As Ben pointed out, you can use RestraintSets to weight things. This does get to a more fundamental problem that weighting inhomogeneous restraints relative to one another is fundamentally broken and should be avoided. We are working on solutions to that (using an inference based optimizer Keren developed), but for now you have to fool around with weights.
Just to be 100% sure to understand : what you mean when saying this approach is "broken" is that rather a technical / software problem, it is a fundamental / theoretical evilness / badness to mix "things" that do not leave in the same space. Though, since a more theoretically justified technique is not yet at hand, a weighted sum of restraints will do the trick.
Concerning Keren's development, has it got anything to do with Domino ?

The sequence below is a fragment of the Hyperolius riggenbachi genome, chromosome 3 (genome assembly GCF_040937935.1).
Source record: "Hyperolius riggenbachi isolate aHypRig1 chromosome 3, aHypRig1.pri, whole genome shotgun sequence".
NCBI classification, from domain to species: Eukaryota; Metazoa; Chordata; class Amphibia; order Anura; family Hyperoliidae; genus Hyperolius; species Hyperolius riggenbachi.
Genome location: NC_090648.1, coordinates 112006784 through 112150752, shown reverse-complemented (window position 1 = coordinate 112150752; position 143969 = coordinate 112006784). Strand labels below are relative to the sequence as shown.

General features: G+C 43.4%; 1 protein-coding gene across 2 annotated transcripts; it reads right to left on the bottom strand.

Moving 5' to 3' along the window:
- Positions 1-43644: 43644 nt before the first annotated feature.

In addition, if you use Conjugate Gradients, the derivatives of the excluded volume score on atoms are pretty useless since they are computed using each atom ball (explanation of the problem would probably benefit from a picture, I'll work on that :-).
I tried with a picture, but couldn't make anything that wasn't confusingly cluttered.
To try to explain better, for a pair of intersecting rigid bodies, the derivatives of the excluded volume restraint are computed by adding up the derivatives for each of the balls which constitute the rigid body. The sum of these individual derivatives does not necessarily point in a direction which separates the two rigid bodies unless the inter-penetration of bodies is small compared to the size of the balls. As a result CG would get stuck in local minima.